John Muir, who came to America from Scotland as a boy changed the world in his own special ways. He wrote,
Thousands of tired, nerve-shaken, over-civilized people are beginning to find out that going to the mountains is going home; that wildness is a necessity; and that mountain parks and reservations are useful not only as fountains of timber and irrigating rivers, but as fountains of life.
Muir was born on April 21, 1838, so his birthday is the day before Earth Day, April 22. As a young man, he attended University of Wisconsin and worked in a bicycle shop in Indianapolis. He was a skilled inventor and craftsman with wood and metal, but one day an awl pierced his eye and he was temporarily blinded. The experience led him to abandon technology for nature. After recovering from the accident, he took a 1000 mile trek to Cedar Key in Florida.
Later Muir moved to California and lived three years in Yosemite Valley, often traveling only with a tin cup, a loaf of bread and a book by his favorite author. Muir admired Ralph Waldo Emerson and carried his writings with him in Yosemite Valley for inspiration in one of the most beautiful places in the world. I can imagine him sitting on a rock or log, reading Emerson’s words, Adopt the pace of nature, her secret is patience.
Muir is best known for being the founder of the Sierra Club and most regard him as the Father of our American parks. He inspired Theodore Roosevelt to create the first national monuments by Presidential decree and to protect Yosemite National Park by Congressional action.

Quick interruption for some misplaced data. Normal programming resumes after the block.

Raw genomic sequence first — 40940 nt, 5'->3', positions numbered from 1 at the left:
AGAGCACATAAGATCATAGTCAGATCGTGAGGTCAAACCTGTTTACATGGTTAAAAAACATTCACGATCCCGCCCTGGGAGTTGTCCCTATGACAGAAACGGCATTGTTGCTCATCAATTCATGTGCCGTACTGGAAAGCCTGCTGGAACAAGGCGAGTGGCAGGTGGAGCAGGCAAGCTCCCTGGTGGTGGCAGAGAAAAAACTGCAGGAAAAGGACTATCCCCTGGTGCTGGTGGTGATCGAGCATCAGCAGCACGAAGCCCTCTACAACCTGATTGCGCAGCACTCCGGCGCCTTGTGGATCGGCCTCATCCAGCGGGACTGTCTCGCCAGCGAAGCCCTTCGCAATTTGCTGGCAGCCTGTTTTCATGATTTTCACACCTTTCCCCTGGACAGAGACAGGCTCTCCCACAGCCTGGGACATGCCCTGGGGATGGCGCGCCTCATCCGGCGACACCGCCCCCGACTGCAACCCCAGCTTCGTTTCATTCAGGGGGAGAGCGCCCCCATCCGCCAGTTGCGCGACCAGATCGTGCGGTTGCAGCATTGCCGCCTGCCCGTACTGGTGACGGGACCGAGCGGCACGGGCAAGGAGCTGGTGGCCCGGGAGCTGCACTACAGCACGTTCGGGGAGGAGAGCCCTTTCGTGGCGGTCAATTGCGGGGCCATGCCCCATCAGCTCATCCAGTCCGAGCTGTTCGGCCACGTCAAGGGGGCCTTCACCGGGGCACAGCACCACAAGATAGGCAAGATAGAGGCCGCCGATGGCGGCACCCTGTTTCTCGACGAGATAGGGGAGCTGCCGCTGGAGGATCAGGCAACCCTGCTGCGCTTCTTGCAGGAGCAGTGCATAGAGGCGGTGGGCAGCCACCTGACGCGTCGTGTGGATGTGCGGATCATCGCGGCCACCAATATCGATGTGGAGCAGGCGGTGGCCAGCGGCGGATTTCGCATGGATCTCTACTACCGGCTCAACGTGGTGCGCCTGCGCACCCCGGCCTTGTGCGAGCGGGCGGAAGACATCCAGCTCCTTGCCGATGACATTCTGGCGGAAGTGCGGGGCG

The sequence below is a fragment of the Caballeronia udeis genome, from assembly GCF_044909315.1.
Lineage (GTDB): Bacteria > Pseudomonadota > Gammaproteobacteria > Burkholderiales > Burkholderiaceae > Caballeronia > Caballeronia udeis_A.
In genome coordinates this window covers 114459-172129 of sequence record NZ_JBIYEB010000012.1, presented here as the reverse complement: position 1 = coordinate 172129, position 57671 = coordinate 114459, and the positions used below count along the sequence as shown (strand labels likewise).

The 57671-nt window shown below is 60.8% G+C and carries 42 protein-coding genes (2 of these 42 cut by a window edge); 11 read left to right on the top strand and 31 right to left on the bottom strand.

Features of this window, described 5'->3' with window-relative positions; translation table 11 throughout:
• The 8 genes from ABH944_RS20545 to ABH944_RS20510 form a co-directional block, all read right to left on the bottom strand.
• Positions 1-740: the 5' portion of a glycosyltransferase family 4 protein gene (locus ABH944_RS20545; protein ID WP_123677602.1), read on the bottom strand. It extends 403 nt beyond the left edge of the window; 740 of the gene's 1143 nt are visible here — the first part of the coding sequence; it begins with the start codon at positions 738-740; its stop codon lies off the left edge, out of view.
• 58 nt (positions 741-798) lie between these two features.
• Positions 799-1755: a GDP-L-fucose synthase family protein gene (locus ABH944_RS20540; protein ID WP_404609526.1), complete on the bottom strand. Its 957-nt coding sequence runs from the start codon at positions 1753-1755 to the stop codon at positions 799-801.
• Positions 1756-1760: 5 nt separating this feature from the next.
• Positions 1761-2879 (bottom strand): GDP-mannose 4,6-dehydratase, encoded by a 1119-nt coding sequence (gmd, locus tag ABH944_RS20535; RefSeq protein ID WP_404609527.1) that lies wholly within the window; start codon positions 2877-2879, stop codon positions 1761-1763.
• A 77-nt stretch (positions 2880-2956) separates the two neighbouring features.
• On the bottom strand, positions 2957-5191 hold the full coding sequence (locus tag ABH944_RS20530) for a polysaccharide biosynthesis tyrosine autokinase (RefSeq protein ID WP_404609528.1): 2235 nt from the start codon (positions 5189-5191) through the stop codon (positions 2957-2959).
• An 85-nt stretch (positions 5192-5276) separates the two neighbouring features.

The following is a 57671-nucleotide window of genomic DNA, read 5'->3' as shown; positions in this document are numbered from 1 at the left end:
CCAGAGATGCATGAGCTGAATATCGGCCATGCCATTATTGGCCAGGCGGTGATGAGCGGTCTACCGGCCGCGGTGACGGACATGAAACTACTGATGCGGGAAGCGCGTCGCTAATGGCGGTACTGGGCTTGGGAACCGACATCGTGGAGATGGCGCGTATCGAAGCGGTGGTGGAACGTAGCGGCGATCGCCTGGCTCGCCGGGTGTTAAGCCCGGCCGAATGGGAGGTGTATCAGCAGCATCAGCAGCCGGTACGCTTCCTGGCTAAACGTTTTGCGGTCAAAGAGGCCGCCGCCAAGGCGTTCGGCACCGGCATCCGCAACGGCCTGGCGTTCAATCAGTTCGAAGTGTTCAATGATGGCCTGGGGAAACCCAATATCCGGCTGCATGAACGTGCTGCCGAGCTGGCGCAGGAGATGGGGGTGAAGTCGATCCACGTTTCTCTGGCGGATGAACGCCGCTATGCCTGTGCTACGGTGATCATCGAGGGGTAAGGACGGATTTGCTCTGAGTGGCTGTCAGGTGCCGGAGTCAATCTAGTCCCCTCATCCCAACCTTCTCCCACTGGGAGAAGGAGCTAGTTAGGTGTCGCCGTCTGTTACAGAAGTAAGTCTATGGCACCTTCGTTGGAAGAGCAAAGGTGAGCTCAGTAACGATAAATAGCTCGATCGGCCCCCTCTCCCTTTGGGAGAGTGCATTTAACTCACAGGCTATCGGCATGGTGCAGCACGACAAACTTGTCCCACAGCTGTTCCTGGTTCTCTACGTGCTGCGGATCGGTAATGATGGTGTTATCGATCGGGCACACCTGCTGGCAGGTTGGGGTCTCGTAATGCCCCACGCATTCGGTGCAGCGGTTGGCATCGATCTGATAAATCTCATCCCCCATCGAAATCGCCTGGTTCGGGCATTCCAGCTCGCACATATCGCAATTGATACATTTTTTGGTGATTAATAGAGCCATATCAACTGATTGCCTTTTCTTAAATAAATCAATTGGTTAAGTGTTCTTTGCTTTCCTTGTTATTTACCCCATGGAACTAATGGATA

Just as Emerson inspired Muir, Muir inspired others in his time. Enos Mills was a young man of 21 when he met John Muir on a California beach in 1889. Muir took Mills to Yosemite and encouraged him to inspire others through books, lectures and journeys into the wilderness. Mills would become a key figure in founding Rocky Mountain National Park and his books are still valued by naturalists and interpreters. He led 300 groups up Long’s Peak and operated what may have been the first nature guide school.
Lisa Brochu and I were sitting with Enda Mills Kiley, daughter of Enos Mills, in Estes Park, Colorado, a few years ago and she mentioned that her father’s birthday is Earth Day, April 22nd. She also spoke of his life-long bond with Muir and his inspirational words of encouragement. Enda has since passed away, but her daughter and granddaughter continue to keep the cabin he built at age 15 operating as a museum and historic site. When he wrote Adventures of a Nature Guide, he identified many of the ideas that have endured as important approaches to heritage interpretation today.
Enos Mills was a lover of trees and his Story of a Thousand Year Pine remains one of my favorite books. He tells of a ponderosa pine cut by sawyers only to be abandoned for being shattered when it fell and therefore unsuitable for lumber. Saddened that the tree had been felled, he studied the pine and carefully told the story of this millennial giant giving evidence of the past measured by fires, hackings by a Spanish knife and arrowheads embedded in its annual rings. His reverence for trees and belief in their symbolic importance shines through the quote you will find in one of his finest essays;
The forests are the flags of nature. They appeal to all and awaken inspiring universal feelings. Enter the forest and the boundaries of nations are forgotten. It may be that some time an immortal pine will be the flag of a united peaceful world.
Earth Day is a great time to pause and remember great nature writers like Emerson, Muir and Mills – and every day is really Earth Day for many of us. We carry the inspirational words of these good people in our hearts and let them guide us in finding ways to live more peacefully on and with the planet.
– Tim Merriman